\$dist = sqrt((\$x - \$xs->[\$i])**2 + (\$y - \$ys->[\$i])**2);
if    (\$i == 0 || \$dist < \$best) { (\$good, \$best) = (\$best, \$d
+ist); }
elsif (\$i == 1 || \$dist < \$good) { \$good = \$dist; }
}
return (\$best, \$good);
}
Thanks for the extension hossman++. This works pretty good. Only problem is, I gave you a very sub-optimal algorithm. Ok for 40 x 80, too slow for 200 x 200.

The big kludge was adding 8 points in adjacent squares. This isn't necessary. Instead calculate the x and y distances separately. If a distance is greater than .5, adjust it to 1 - distance. If a point is .7 from a v-point, it is .3 from a corresponding v-point in an adjacent square.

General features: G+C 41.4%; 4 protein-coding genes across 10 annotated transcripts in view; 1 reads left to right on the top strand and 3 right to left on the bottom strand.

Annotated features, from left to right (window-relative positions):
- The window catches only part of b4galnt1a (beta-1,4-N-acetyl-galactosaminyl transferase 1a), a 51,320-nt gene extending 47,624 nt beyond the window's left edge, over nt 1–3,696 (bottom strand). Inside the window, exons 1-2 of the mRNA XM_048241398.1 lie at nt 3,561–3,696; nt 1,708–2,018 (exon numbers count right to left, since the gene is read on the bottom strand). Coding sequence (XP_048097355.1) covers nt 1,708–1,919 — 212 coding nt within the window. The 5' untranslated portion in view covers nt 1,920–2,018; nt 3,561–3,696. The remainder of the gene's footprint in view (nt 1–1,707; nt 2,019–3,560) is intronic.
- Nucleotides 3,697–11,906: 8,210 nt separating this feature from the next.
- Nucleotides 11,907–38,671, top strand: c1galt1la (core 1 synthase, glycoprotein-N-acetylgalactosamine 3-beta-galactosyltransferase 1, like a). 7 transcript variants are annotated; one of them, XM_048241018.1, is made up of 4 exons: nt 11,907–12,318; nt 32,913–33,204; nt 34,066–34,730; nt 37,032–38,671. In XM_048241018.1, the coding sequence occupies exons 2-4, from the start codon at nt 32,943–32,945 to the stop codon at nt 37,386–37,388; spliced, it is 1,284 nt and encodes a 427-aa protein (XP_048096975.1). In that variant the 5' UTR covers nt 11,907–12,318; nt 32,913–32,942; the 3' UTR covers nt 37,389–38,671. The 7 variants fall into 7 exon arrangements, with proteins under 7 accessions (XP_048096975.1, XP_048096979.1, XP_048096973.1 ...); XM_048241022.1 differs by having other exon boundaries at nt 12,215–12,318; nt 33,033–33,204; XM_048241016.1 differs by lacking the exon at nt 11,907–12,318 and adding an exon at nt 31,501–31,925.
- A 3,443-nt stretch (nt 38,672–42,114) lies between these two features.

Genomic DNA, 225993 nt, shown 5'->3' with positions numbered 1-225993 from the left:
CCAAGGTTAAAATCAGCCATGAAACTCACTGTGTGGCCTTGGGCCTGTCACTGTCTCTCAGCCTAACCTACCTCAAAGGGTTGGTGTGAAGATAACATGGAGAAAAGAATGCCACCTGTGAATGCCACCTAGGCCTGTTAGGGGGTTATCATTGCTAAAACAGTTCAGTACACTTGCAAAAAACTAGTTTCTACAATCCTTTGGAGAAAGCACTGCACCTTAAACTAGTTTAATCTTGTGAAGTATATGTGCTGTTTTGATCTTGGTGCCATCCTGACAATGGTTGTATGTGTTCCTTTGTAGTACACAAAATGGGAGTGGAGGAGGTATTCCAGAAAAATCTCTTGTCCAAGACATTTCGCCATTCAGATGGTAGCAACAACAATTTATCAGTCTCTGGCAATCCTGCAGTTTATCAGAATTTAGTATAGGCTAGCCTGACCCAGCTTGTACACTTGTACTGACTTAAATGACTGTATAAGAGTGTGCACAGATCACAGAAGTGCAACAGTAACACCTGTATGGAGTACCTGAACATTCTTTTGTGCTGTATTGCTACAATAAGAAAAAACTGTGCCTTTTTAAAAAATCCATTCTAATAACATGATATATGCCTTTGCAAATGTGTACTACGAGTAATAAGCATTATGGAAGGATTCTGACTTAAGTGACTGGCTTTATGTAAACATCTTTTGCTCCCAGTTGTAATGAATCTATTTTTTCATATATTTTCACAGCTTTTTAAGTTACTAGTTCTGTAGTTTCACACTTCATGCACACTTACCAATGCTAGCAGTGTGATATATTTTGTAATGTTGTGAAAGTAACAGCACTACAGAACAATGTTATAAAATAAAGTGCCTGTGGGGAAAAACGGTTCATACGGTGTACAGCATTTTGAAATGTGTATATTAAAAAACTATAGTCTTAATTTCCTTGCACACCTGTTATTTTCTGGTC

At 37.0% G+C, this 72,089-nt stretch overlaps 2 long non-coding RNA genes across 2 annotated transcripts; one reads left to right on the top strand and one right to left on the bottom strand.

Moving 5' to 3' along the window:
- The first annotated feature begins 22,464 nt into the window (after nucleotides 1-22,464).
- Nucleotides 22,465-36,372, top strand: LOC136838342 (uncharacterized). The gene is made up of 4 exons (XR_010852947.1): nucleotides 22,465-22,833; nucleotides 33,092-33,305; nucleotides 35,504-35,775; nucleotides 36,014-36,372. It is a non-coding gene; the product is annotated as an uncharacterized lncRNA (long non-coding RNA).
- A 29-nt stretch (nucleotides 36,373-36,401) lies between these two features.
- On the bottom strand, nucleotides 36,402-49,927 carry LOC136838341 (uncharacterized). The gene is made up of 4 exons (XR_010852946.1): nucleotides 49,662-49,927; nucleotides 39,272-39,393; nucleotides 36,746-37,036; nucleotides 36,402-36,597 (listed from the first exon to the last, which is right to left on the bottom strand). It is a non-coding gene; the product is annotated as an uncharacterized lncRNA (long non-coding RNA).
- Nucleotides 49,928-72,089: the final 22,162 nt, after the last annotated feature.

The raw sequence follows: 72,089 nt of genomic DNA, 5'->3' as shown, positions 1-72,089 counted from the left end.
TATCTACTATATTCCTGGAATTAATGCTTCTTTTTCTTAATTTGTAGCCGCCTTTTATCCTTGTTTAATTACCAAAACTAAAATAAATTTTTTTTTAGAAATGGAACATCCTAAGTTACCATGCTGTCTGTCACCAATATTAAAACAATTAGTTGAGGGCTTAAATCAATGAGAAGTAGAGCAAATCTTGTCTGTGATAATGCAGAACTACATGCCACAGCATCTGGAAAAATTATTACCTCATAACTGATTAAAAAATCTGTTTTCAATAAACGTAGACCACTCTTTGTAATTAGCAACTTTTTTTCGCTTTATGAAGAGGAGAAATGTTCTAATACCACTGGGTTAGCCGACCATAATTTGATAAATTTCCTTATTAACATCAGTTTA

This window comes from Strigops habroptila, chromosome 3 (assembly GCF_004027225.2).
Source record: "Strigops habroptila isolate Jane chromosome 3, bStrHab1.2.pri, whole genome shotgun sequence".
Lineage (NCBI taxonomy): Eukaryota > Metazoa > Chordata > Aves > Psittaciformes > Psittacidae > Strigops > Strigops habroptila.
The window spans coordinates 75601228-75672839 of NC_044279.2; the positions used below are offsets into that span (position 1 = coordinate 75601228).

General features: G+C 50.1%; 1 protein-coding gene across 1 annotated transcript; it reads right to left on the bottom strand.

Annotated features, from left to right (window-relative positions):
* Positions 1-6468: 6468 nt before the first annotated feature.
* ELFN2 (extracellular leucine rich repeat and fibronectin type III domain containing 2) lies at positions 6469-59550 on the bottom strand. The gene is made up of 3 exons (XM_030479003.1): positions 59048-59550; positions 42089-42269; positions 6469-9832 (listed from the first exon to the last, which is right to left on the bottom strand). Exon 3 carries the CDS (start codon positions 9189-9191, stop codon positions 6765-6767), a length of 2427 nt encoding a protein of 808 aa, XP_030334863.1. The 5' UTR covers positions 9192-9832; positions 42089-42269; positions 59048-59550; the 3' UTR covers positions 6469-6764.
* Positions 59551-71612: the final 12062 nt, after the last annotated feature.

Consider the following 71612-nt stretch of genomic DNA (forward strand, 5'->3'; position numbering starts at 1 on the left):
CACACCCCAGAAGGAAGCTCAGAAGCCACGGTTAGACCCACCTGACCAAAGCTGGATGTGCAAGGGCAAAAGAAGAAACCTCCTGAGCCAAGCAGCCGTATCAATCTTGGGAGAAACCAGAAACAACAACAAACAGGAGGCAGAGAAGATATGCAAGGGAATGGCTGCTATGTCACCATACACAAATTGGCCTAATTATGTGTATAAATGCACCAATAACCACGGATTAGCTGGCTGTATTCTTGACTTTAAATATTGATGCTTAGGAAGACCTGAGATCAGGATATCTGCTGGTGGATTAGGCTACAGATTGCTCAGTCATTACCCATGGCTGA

This means about 90% fewer v-points to test against, so this is many times faster.

So here's another version based on your changes with an additional color option.

YuckFoo

```#!/usr/bin/perl

use strict;
use GD;

my \$ROWS   = 200;            # number of rows
my \$COLS   = 200;            # number of columns
my \$POINTS = 12;             # number of Voronoi points
my \$COLORS = 128;            # number of colors

my \$INNER = [255, 255,   0]; # inner color (red, green, blue)
my \$OUTER = [  0,  32,   0]; # outer color (red, green, blue)

my \$xfact = 1 / \$COLS;
my \$yfact = 1 / \$ROWS;

# Allocate some colors
my \$img = new GD::Image(\$COLS, \$ROWS);
my \$colors = makecolors(\$img, \$COLORS, \$INNER, \$OUTER);

my (@xs, @ys);

# Pick some random points
for (0..\$POINTS-1) {
push (@xs, rand());
push (@ys, rand());
}

# Calculate screen
for my \$yi (0..\$ROWS-1) {
my \$y = \$yi * \$yfact;
for my \$xi (0..\$COLS-1) {
my \$x = \$xi * \$xfact;
my (\$best, \$good) = closest(\$x, \$y, \@xs, \@ys);

\$img->setPixel(\$xi, \$yi, \$colors->[\$COLORS * (\$best / \$good)]